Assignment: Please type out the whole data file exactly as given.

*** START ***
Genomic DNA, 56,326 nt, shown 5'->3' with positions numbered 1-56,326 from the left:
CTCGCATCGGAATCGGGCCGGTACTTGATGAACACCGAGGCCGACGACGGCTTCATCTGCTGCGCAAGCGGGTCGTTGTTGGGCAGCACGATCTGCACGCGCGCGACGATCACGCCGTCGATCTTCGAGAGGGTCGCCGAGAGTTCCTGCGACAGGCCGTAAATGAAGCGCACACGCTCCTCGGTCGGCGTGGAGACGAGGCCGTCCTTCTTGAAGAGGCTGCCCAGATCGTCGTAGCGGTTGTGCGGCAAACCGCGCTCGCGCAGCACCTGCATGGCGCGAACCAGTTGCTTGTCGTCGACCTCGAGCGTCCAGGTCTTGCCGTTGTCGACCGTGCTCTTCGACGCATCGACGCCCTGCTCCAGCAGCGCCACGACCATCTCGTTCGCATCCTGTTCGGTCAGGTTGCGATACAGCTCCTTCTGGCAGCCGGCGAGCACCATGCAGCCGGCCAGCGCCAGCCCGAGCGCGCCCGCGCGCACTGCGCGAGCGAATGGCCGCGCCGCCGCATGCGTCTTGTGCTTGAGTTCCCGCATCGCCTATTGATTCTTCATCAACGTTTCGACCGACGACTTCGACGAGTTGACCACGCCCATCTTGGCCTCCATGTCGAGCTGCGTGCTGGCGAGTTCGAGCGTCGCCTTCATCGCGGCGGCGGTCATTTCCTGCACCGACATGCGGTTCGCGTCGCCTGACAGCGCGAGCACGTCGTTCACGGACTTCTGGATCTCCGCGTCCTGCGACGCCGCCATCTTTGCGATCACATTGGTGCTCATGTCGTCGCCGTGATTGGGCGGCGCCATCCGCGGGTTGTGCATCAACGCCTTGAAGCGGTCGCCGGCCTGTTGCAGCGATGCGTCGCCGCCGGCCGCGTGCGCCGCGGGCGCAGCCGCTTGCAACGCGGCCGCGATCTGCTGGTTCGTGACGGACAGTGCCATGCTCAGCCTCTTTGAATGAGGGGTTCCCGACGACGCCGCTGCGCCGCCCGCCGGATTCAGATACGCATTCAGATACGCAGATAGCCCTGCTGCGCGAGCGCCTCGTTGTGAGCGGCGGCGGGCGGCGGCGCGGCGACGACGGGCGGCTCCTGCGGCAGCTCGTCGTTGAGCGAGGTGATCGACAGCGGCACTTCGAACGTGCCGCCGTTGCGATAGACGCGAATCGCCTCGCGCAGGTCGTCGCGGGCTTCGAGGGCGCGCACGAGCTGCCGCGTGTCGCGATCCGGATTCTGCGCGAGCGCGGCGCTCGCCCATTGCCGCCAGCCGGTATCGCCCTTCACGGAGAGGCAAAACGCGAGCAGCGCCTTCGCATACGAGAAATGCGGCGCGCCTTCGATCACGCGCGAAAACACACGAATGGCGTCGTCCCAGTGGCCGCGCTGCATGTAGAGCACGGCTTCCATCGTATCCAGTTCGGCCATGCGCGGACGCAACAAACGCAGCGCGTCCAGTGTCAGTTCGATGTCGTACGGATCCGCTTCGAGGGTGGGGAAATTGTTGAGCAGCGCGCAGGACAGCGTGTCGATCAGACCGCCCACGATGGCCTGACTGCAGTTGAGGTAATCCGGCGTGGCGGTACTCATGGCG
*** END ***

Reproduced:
Genomic DNA, 56,326 nt, shown 5'->3' with positions numbered 1-56,326 from the left:
CTCGCATCGGAATCGGGCCGGTACTTGATGAACACCGAGGCCGACGACGGCTTCATCTGCTGCGCAAGCGGGTCGTTGTTGGGCAGCACGATCTGCACGCGCGCGACGATCACGCCGTCGATCTTCGAGAGGGTCGCCGAGAGTTCCTGCGACAGGCCGTAAATGAAGCGCACACGCTCCTCGGTCGGCGTGGAGACGAGGCCGTCCTTCTTGAAGAGGCTGCCCAGATCGTCGTAGCGGTTGTGCGGCAAACCGCGCTCGCGCAGCACCTGCATGGCGCGAACCAGTTGCTTGTCGTCGACCTCGAGCGTCCAGGTCTTGCCGTTGTCGACCGTGCTCTTCGACGCATCGACGCCCTGCTCCAGCAGCGCCACGACCATCTCGTTCGCATCCTGTTCGGTCAGGTTGCGATACAGCTCCTTCTGGCAGCCGGCGAGCACCATGCAGCCGGCCAGCGCCAGCCCGAGCGCGCCCGCGCGCACTGCGCGAGCGAATGGCCGCGCCGCCGCATGCGTCTTGTGCTTGAGTTCCCGCATCGCCTATTGATTCTTCATCAACGTTTCGACCGACGACTTCGACGAGTTGACCACGCCCATCTTGGCCTCCATGTCGAGCTGCGTGCTGGCGAGTTCGAGCGTCGCCTTCATCGCGGCGGCGGTCATTTCCTGCACCGACATGCGGTTCGCGTCGCCTGACAGCGCGAGCACGTCGTTCACGGACTTCTGGATCTCCGCGTCCTGCGACGCCGCCATCTTTGCGATCACATTGGTGCTCATGTCGTCGCCGTGATTGGGCGGCGCCATCCGCGGGTTGTGCATCAACGCCTTGAAGCGGTCGCCGGCCTGTTGCAGCGATGCGTCGCCGCCGGCCGCGTGCGCCGCGGGCGCAGCCGCTTGCAACGCGGCCGCGATCTGCTGGTTCGTGACGGACAGTGCCATGCTCAGCCTCTTTGAATGAGGGGTTCCCGACGACGCCGCTGCGCCGCCCGCCGGATTCAGATACGCATTCAGATACGCAGATAGCCCTGCTGCGCGAGCGCCTCGTTGTGAGCGGCGGCGGGCGGCGGCGCGGCGACGACGGGCGGCTCCTGCGGCAGCTCGTCGTTGAGCGAGGTGATCGACAGCGGCACTTCGAACGTGCCGCCGTTGCGATAGACGCGAATCGCCTCGCGCAGGTCGTCGCGGGCTTCGAGGGCGCGCACGAGCTGCCGCGTGTCGCGATCCGGATTCTGCGCGAGCGCGGCGCTCGCCCATTGCCGCCAGCCGGTATCGCCCTTCACGGAGAGGCAAAACGCGAGCAGCGCCTTCGCATACGAGAAATGCGGCGCGCCTTCGATCACGCGCGAAAACACACGAATGGCGTCGTCCCAGTGGCCGCGCTGCATGTAGAGCACGGCTTCCATCGTATCCAGTTCGGCCATGCGCGGACGCAACAAACGCAGCGCGTCCAGTGTCAGTTCGATGTCGTACGGATCCGCTTCGAGGGTGGGGAAATTGTTGAGCAGCGCGCAGGACAGCGTGTCGATCAGACCGCCCACGATGGCCTGACTGCAGTTGAGGTAATCCGGCGTGGCGGTACTCATGGCG